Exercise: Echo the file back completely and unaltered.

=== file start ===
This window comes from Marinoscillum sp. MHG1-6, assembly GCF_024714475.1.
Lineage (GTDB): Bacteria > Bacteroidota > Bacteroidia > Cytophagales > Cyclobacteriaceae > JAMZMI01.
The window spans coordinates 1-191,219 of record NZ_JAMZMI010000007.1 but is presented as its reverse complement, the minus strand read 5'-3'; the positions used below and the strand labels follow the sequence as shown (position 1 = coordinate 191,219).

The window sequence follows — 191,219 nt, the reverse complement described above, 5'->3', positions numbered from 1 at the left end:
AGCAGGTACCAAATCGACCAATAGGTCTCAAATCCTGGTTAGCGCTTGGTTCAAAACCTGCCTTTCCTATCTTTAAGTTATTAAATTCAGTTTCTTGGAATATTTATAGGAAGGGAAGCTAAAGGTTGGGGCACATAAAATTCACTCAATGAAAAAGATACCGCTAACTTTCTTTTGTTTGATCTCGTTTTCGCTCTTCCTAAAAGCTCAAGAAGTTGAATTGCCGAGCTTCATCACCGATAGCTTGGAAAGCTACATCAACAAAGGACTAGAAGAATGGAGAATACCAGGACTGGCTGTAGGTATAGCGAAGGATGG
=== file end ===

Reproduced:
This window comes from Marinoscillum sp. MHG1-6, assembly GCF_024714475.1.
Lineage (GTDB): Bacteria > Bacteroidota > Bacteroidia > Cytophagales > Cyclobacteriaceae > JAMZMI01.
The window spans coordinates 1-191,219 of record NZ_JAMZMI010000007.1 but is presented as its reverse complement, the minus strand read 5'-3'; the positions used below and the strand labels follow the sequence as shown (position 1 = coordinate 191,219).

The window sequence follows — 191,219 nt, the reverse complement described above, 5'->3', positions numbered from 1 at the left end:
AGCAGGTACCAAATCGACCAATAGGTCTCAAATCCTGGTTAGCGCTTGGTTCAAAACCTGCCTTTCCTATCTTTAAGTTATTAAATTCAGTTTCTTGGAATATTTATAGGAAGGGAAGCTAAAGGTTGGGGCACATAAAATTCACTCAATGAAAAAGATACCGCTAACTTTCTTTTGTTTGATCTCGTTTTCGCTCTTCCTAAAAGCTCAAGAAGTTGAATTGCCGAGCTTCATCACCGATAGCTTGGAAAGCTACATCAACAAAGGACTAGAAGAATGGAGAATACCAGGACTGGCTGTAGGTATAGCGAAGGATGG